Commentary: The ethics of paying for children’s participation in research.
Wendler, D., Rackoff, J. E., Emanuel, E. J., & Grady, C. (2002). Commentary: The ethics of paying for children’s participation in research. The Journal of Pediatrics, 141(2). pp. 166-171.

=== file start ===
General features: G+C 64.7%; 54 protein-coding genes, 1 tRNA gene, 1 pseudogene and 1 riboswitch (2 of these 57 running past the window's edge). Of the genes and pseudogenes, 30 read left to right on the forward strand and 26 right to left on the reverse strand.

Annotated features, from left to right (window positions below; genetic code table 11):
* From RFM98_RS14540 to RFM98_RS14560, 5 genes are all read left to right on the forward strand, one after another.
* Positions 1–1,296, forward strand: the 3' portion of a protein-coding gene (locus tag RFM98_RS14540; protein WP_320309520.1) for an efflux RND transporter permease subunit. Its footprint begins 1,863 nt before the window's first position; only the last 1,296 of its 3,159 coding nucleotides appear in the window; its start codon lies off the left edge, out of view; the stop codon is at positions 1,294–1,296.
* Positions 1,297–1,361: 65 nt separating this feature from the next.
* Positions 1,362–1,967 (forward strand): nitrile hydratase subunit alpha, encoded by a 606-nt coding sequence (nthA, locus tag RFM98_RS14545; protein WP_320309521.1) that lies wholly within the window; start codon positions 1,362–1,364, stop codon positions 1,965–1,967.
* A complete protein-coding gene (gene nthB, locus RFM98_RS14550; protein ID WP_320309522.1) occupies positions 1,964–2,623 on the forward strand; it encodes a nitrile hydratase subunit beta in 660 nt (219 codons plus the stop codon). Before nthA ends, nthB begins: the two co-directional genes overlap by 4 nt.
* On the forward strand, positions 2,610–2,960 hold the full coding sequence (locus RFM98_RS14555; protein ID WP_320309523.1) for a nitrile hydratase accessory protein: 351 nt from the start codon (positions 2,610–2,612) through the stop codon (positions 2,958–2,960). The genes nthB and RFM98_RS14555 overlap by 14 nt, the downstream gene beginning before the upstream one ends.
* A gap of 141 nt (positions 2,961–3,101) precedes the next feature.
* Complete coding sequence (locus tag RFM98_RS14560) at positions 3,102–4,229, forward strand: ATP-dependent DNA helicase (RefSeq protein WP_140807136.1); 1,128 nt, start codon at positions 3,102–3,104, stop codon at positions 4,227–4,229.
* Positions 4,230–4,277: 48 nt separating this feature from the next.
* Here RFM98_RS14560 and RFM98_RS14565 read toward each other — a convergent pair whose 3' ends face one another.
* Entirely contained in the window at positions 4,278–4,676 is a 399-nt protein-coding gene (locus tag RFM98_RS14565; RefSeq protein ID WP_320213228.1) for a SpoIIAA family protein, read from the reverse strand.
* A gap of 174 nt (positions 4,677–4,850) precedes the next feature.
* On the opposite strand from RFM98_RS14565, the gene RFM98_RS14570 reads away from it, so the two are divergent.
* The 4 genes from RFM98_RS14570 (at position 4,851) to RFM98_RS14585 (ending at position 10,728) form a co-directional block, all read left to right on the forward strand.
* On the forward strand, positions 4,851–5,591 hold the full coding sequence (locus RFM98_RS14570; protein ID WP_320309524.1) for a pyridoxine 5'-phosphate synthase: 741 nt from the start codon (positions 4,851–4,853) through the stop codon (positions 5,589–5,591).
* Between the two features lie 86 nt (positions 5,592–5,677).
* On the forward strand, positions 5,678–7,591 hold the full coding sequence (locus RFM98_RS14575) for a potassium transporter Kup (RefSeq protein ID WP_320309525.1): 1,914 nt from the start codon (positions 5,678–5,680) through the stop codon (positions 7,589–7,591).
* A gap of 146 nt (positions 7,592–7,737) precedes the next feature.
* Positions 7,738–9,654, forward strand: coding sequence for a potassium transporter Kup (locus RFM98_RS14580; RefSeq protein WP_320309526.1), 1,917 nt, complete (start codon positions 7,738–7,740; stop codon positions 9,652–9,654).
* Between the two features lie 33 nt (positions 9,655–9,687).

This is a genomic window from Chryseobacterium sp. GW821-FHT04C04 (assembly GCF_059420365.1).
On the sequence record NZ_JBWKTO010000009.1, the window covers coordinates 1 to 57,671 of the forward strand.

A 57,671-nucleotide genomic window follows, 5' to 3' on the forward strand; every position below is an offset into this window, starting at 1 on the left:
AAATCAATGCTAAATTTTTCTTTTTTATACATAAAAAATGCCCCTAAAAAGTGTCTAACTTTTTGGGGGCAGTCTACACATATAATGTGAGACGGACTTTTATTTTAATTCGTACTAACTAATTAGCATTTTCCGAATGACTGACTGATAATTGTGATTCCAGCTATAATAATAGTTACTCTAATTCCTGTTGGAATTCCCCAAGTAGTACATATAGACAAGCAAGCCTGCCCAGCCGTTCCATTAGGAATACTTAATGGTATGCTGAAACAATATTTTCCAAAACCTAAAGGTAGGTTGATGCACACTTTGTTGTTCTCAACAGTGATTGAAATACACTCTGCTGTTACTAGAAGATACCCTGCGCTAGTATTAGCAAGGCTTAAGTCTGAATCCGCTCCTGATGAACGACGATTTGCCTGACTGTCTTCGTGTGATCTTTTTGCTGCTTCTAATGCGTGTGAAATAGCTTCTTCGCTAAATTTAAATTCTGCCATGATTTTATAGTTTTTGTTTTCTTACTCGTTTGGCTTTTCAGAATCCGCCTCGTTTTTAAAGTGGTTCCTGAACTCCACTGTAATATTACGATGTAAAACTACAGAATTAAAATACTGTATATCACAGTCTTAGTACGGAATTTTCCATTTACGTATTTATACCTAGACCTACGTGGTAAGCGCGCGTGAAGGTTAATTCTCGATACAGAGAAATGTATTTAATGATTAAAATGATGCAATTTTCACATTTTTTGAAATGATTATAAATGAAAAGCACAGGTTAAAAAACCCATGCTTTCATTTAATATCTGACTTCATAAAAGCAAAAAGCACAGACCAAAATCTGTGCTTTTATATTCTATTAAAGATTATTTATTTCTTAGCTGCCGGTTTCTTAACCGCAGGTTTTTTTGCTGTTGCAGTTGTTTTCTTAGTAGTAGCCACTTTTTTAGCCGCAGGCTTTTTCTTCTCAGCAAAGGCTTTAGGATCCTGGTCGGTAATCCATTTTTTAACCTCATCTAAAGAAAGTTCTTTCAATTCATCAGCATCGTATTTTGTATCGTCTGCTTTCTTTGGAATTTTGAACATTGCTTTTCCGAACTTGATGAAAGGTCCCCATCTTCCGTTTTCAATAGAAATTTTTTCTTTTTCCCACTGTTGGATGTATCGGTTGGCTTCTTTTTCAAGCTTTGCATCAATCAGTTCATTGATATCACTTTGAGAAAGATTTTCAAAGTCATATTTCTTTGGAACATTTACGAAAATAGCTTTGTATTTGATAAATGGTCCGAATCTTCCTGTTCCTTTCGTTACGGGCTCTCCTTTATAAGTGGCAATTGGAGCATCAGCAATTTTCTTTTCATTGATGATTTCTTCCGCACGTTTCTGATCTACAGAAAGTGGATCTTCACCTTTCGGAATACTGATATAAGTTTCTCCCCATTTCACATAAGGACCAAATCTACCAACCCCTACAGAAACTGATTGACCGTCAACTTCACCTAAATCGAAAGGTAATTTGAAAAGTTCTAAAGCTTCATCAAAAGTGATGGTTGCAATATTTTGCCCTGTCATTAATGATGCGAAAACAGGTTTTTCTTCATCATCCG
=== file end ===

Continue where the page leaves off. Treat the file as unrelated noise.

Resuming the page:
Abstract: Paying for children’s participation in research has become relatively common. A review of data from Center-Watch, a clinical trials listing service, suggests that nearly 25% of pediatric trials offer payment(1). The amount of payment in the studies cited ranged from $25 (to children) for a study of influenza medication to $1500 (to families) for the time and travel involved in a study of medication for psoriasis. Paying participants of any age remains controversial. Some argue that payment may reduce participants’ understanding or the voluntariness of their informed consent. Others argue it may commodify research participation. Conversely, not paying participants may be unethical: perhaps they should be rewarded for contributing to the social good; perhaps they should share in the profits of research. Although these issues concern paying participants of any age, the current article focuses on the ethics of paying for children, persons under 18 years of age who by law cannot consent, to participate in research. This article was published in The Journal of Pediatrics, 141(2), Wendler, D., Rackoff, J. E., Emanuel, E. J., & Grady, C. , Commentary: The ethics of paying for children’s participation in research , 141(2), © Copyright Elsevier (2002).